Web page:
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Baltimore Orioles Roundup: O's lose in ugly fashion, Royals load bases with 3 bunts

Baltimore Orioles Roundup: O's lose in ugly fashion, Royals load bases with 3 bunts

Orioles lose to the Royals 7-5, check out the latest news and notes surrounding the club. 

Player Updates:

OF Anthony Santander homered twice to drive in four runs against the Royals on Saturday. Expectations were awfully low for Santander this year after the former Rule 5 pick failed to show much in the minors last season, but he's sitting at .291/.328/.520 with 16 homers in 296 at-bats for the Orioles. Maybe he'll fade some in September after missing a lot of time in recent seasons, but he's already pretty much locked up a starting job in 2020.

SP Dylan Bundy surrendered four runs -- three earned -- in six innings Saturday in a no-decision against the Royals. Bundy ends August with a solid 4.24 ERA, 33/11 K/BB ratio and three homers allowed in 35 innings. It helps plenty that two of his six starts were against the Royals, but he also faced the Astros and Yankees in there, making it a rather positive month. He's 6-13 with a 4.96 ERA overall.


RP Shawn Armstrong, Arm, Out indefinitely

RP Josh Rogers, Elbow, Out indefinitely 

DH Mark Trumbo, Knee, Expected to return in September 

SP Alex Cobb, Back, 2020

Coming Up:

Sunday, 9/1: Orioles at Royals, 2:15 p.m., Kauffman Stadium

Monday, 9/2: Orioles at Rays, 1:10p.m., Tropicana Field


Tuesday, 9/3: Orioles at Rays, 3:!0 p.m., Tropicana Field

Source: Rotoworld 



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Orioles announce family-friendly time changes to their regular season schedule

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Orioles announce family-friendly time changes to their regular season schedule

The Orioles announced significant changes to their regular-season schedule Thursday, making it more family-friendly during non-summer months. 

According to Joe Trezza, the Orioles will start at 6:35 p.m. ET for games that occur before Memorial Day and after Labor Day. Home games during the summer will retain their 7:05 p.m. ET start time.

Major League Baseball saw a record 3:05:35 average run time for games in 2019 despite changes made before 2018 to cut mound visits without pitching changes. 

With the average length of a game longer than ever and the fact that the Orioles have finished last in the AL East in three consecutive seasons, this is seemingly a smart move to get more fans out to Camden Yards. 

John Means finished second in AL Rookie of the Year voting after a surprising season, so the Orioles days as the butt of most baseball-related jokes could be nearing an end. 


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Orioles' John Means falls short in AL Rookie of the Year voting

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Orioles' John Means falls short in AL Rookie of the Year voting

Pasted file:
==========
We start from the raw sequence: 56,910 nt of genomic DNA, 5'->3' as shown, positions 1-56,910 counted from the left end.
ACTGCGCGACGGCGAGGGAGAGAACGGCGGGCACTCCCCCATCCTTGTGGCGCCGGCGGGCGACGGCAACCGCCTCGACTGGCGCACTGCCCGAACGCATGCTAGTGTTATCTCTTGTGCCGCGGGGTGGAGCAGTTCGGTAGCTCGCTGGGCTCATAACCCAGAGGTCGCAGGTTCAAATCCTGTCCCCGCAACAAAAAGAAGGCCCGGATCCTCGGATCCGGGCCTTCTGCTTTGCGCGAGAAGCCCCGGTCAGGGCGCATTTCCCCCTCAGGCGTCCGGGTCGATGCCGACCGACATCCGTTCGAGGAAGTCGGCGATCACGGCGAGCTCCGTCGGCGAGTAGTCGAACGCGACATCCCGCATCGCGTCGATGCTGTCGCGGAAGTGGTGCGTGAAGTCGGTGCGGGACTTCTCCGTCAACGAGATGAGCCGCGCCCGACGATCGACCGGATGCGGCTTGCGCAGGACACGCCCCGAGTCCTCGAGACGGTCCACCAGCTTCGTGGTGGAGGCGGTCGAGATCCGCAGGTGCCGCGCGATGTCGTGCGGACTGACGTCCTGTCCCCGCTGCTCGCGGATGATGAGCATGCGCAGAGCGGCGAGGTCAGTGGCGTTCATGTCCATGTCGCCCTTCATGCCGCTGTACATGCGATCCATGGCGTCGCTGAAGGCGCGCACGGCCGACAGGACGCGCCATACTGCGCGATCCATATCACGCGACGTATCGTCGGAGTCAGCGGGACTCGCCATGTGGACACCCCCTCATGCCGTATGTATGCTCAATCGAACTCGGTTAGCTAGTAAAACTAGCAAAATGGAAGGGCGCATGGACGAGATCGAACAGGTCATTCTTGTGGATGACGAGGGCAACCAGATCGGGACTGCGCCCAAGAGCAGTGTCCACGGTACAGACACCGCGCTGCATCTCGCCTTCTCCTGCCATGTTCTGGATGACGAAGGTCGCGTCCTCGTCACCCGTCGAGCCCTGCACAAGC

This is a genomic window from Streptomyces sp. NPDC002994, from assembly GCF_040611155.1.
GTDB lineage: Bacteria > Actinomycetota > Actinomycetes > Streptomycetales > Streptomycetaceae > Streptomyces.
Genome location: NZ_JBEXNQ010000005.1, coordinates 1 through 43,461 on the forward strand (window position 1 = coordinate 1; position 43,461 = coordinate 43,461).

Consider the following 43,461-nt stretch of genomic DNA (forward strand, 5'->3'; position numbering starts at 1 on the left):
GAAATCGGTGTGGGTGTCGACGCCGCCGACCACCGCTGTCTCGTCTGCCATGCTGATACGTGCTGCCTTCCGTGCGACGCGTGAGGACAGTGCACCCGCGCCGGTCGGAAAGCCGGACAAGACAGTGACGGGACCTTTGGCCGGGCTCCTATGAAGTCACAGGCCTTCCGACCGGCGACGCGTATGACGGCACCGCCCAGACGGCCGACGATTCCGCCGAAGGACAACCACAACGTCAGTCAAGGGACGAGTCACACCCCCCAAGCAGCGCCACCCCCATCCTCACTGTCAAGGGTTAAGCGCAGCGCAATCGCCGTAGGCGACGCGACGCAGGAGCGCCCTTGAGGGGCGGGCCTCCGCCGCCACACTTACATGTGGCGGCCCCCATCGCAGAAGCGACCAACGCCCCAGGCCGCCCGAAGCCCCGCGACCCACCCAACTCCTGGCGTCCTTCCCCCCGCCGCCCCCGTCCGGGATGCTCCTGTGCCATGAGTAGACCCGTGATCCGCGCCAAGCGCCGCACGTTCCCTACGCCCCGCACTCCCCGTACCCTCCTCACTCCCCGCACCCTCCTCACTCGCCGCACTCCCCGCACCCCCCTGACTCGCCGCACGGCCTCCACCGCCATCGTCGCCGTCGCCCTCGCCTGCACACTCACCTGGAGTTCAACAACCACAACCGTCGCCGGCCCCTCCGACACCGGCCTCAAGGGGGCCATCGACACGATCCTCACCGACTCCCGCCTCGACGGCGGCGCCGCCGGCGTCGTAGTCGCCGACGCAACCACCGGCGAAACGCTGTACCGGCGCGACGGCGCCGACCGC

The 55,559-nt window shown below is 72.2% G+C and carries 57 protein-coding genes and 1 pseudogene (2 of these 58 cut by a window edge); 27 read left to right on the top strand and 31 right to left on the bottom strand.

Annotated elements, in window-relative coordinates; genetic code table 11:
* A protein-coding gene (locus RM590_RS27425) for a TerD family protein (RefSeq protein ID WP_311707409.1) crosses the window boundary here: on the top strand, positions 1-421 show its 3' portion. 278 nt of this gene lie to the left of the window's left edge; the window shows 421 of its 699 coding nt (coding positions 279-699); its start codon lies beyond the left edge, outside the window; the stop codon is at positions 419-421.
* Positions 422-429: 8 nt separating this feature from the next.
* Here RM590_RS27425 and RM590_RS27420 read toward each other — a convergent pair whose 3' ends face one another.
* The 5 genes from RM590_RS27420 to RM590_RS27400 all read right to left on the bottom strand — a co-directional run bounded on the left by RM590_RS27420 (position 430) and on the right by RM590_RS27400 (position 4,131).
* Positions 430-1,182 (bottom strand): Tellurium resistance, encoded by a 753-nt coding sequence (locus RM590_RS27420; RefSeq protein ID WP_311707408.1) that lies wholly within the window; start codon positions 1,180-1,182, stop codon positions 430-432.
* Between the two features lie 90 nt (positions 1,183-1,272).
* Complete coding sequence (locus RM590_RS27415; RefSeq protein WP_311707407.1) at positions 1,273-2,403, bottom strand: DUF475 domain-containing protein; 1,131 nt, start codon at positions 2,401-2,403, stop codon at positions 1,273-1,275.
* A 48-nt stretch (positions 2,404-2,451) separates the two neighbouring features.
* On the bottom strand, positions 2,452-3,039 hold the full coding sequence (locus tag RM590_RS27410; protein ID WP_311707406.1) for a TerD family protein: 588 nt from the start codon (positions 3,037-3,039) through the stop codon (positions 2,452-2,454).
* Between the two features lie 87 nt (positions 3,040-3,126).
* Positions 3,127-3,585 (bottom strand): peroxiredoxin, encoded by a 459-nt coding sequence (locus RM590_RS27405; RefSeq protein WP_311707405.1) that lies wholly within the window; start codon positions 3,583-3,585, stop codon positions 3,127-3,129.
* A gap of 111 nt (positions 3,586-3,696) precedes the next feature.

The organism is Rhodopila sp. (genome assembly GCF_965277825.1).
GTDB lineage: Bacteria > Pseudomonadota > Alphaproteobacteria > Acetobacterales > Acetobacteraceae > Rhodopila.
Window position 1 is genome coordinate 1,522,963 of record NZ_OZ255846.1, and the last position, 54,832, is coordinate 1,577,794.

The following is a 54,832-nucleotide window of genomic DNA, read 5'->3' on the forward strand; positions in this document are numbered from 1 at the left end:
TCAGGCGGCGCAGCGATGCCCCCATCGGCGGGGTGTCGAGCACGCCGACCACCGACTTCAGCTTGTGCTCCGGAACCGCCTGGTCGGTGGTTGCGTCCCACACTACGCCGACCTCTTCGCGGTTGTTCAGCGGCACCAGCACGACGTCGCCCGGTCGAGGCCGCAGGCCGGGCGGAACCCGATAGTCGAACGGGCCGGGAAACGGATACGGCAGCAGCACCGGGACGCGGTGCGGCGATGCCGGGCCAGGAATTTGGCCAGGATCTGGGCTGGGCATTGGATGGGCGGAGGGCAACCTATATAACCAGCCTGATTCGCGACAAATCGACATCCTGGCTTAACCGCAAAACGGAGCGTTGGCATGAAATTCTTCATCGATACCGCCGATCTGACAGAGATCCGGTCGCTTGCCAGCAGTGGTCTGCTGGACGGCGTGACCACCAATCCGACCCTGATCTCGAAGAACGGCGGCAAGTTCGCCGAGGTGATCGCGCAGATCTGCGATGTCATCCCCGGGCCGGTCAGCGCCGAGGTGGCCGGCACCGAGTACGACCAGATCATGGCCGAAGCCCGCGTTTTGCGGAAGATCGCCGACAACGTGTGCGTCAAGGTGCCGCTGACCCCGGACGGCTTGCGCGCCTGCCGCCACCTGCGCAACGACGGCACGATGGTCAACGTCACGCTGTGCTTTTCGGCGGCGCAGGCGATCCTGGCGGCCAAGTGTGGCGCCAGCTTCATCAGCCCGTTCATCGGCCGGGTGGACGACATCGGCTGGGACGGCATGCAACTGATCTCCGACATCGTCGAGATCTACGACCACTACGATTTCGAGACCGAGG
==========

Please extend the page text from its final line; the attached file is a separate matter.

It was always going to be an uphill climb. Now? It’s reality.

John Means did not become the first Oriole to win the AL Rookie of the Year award in 20 years.

The surprising ace finished second behind Yordan Alvarez in this year’s voting. The result is less of a surprise, as Alvarez utterly dominated opponents at the plate all year long. From the moment he was promoted in June, Alvarez was one of the best hitters in baseball. 

By wRC+, an all-encompassing offensive metric, he was actually the second-best hitter in baseball behind only Mike Trout. And he owned the best OPS for a rookie in MLB history.

He accomplished all this while hitting in the middle of the most formidable lineup in baseball, a Houston unit that carried them to the American League pennant.

Alvarez didn’t enjoy the most prolific postseason of all-time, but he still pitched in with a few big hits against the Nationals in the World Series. His hot streak in the Fall Classic actually allowed him to lead the Astros in both batting average and OPS against the Nats.

For so many reasons, Alvarez earned his unanimous first-place finish. But don’t let that diminish Means’ year.

A non-prospect who was made the Orioles roster out of Spring Training, Means was the team’s lone All-Star representative this season. He held his own in the vaunted AL East, and was the clear-cut second-best rookie in the AL in 2019.

Means’ great season helped him receive 16 second-place votes, while no other candidate received more than six.

In a long, trying season, Means stood out as one of the most pleasant surprises for the Orioles in recent memory. The organization has long struggled to develop starting pitching, which has constantly placed them behind the 8-ball in their division. If the front office can unearth a few more hidden gems in the coming seasons, the rebuild may just work out after all.

Brandon Lowe of the Rays rounded out the top three finishers, while Eloy Jimenez finished fourth.